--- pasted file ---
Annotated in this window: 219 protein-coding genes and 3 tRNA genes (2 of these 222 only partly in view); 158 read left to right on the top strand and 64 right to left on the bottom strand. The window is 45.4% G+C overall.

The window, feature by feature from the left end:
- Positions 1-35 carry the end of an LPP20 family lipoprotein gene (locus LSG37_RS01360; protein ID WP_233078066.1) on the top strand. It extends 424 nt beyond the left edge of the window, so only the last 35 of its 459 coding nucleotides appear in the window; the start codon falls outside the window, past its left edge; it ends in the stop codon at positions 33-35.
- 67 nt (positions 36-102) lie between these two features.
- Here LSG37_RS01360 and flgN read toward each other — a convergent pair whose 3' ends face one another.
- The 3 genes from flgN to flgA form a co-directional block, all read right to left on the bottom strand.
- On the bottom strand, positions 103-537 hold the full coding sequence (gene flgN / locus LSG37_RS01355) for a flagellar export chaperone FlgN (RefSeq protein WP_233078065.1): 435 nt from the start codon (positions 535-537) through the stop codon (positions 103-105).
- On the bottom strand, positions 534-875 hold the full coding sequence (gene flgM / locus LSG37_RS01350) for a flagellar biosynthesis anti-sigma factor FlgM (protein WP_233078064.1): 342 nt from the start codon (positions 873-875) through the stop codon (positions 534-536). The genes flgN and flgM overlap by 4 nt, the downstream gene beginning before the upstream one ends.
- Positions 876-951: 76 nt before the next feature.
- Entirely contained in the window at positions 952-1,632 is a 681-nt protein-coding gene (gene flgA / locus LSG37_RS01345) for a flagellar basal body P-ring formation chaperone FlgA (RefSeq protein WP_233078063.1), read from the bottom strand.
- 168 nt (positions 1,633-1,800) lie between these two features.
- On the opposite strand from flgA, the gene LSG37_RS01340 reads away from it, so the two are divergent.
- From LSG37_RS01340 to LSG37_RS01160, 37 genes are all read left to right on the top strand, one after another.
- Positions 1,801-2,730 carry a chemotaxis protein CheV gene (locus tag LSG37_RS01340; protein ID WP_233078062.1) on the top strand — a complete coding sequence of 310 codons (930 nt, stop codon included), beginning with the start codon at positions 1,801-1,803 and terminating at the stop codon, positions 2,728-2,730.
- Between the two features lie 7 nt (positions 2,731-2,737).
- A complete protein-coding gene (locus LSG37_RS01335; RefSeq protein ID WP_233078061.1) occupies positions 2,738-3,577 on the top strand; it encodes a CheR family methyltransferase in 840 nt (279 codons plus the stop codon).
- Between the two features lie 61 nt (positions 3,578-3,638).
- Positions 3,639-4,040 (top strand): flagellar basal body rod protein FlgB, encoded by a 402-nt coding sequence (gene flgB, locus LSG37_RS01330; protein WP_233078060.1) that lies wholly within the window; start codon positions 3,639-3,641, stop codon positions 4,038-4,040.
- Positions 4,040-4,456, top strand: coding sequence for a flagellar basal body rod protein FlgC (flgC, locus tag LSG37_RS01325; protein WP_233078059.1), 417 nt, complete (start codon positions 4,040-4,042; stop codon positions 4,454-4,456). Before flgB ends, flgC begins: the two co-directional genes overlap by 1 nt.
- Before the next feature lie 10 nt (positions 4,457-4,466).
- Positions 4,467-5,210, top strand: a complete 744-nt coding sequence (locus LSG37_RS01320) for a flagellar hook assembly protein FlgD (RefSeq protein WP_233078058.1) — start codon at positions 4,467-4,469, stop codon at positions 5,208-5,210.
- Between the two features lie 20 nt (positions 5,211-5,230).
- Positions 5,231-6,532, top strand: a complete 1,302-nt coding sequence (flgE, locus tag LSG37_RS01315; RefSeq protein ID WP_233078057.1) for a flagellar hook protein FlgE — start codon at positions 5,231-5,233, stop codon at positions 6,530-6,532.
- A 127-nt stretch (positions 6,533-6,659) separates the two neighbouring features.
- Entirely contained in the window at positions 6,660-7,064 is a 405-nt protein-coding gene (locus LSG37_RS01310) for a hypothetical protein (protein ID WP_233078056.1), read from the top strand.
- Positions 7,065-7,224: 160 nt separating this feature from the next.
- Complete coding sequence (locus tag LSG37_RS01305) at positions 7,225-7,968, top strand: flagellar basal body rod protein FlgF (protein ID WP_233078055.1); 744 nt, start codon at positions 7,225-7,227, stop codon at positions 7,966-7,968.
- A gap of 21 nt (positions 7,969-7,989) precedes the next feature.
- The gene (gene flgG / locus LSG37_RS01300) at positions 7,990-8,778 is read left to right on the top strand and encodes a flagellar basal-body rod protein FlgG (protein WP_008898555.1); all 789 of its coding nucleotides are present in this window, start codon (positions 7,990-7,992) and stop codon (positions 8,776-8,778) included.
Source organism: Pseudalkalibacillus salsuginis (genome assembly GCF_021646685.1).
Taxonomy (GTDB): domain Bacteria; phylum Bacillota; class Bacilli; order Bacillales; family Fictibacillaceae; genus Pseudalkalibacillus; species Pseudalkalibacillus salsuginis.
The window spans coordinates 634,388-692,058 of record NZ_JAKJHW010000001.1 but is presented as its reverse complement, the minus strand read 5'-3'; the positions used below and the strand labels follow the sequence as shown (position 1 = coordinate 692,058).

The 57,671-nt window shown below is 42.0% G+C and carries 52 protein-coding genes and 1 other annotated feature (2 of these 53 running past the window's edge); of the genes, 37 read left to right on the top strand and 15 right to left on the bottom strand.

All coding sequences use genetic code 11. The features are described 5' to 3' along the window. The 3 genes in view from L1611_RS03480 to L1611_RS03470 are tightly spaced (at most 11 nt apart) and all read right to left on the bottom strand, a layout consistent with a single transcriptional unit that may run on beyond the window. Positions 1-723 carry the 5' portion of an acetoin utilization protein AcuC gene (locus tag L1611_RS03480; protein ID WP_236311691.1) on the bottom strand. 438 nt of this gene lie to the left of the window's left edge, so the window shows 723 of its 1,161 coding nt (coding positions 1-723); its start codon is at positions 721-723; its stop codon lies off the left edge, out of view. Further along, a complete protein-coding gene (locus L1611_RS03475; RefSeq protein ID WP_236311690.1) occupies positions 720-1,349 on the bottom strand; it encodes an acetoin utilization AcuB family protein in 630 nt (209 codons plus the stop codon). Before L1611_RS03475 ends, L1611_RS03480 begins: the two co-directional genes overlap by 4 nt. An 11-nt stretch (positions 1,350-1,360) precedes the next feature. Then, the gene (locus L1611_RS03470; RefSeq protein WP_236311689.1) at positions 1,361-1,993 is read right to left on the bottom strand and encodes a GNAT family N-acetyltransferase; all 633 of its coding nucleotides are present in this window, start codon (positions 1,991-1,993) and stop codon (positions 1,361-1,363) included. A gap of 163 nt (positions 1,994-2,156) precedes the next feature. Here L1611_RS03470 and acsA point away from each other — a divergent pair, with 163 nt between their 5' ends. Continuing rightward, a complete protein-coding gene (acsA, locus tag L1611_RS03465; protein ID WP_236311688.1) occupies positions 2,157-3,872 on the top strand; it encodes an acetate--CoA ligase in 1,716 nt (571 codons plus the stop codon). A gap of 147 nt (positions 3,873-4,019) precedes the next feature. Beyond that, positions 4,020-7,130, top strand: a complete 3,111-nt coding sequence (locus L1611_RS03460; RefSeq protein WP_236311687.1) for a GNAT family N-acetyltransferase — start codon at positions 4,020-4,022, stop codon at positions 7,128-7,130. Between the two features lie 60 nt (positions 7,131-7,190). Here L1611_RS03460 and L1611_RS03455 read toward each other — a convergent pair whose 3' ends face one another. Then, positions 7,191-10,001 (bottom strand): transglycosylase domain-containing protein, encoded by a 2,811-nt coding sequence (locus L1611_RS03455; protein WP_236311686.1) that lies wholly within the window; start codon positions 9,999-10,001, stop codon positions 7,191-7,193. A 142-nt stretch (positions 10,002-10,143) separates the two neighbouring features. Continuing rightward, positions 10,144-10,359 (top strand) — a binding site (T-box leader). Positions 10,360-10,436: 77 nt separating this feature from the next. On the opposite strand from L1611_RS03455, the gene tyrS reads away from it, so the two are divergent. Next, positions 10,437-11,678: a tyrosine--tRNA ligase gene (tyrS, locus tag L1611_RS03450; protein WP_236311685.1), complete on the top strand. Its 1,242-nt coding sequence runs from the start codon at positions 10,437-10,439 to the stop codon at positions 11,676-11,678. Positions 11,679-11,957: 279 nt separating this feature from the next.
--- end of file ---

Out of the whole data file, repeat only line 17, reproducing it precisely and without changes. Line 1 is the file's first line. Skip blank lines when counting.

- Between the two features lie 61 nt (positions 3,578-3,638).